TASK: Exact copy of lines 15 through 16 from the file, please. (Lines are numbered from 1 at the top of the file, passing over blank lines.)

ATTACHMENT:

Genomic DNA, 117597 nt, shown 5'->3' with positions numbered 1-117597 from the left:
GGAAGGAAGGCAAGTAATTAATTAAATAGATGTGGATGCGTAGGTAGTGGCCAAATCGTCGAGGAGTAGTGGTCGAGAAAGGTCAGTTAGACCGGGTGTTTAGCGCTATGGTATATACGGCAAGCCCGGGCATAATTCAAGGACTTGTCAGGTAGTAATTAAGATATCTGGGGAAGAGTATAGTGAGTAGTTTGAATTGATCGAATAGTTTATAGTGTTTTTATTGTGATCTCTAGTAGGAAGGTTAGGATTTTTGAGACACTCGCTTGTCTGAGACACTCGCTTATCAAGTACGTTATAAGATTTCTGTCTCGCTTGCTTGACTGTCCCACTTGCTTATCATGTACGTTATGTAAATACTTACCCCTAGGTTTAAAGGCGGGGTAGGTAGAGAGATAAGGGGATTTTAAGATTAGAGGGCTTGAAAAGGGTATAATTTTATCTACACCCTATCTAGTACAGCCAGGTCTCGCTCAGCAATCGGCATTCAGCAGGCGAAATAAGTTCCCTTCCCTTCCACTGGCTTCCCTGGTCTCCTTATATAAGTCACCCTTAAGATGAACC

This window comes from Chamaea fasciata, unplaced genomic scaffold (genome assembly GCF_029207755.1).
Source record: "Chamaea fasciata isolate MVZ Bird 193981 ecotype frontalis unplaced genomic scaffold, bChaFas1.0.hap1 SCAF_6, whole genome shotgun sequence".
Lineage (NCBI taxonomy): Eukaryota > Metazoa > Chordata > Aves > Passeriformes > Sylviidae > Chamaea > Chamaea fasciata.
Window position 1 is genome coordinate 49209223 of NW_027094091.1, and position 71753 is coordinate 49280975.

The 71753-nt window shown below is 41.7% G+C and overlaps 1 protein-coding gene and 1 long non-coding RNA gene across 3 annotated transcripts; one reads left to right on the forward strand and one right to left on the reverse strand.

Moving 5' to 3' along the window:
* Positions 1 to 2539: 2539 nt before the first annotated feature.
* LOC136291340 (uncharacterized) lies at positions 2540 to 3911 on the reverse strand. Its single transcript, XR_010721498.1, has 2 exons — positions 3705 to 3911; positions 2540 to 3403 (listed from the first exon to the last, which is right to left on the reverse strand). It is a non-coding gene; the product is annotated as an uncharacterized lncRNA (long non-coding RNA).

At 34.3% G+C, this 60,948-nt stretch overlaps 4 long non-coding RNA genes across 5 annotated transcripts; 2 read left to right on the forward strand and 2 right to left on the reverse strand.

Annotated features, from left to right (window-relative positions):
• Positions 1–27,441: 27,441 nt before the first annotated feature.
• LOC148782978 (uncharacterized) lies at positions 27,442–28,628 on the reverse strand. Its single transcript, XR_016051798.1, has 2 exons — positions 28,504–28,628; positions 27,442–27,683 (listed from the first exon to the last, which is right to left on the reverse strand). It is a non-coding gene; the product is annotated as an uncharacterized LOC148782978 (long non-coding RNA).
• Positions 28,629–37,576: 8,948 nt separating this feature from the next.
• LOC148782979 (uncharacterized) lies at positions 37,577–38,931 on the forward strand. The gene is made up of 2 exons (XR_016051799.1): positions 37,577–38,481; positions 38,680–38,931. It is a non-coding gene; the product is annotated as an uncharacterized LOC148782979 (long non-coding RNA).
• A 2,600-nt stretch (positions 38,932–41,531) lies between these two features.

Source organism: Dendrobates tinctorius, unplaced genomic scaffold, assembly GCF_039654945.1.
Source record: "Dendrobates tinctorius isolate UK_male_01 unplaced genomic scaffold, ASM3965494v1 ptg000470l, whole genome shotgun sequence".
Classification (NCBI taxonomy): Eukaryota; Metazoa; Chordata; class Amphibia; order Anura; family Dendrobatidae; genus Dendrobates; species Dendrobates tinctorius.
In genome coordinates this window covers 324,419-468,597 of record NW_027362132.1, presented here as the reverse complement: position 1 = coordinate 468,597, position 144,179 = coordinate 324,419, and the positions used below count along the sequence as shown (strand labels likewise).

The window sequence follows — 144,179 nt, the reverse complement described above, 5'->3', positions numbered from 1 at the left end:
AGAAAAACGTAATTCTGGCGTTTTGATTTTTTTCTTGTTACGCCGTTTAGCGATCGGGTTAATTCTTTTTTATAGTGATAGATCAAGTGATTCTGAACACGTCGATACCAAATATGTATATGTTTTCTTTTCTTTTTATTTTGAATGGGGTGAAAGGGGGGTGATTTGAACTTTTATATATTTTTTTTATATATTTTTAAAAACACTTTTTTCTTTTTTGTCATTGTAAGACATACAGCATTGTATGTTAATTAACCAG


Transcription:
• Positions 28,629–37,576: 8,948 nt separating this feature from the next.
• LOC148782979 (uncharacterized) lies at positions 37,577–38,931 on the forward strand. The gene is made up of 2 exons (XR_016051799.1): positions 37,577–38,481; positions 38,680–38,931. It is a non-coding gene; the product is annotated as an uncharacterized LOC148782979 (long non-coding RNA).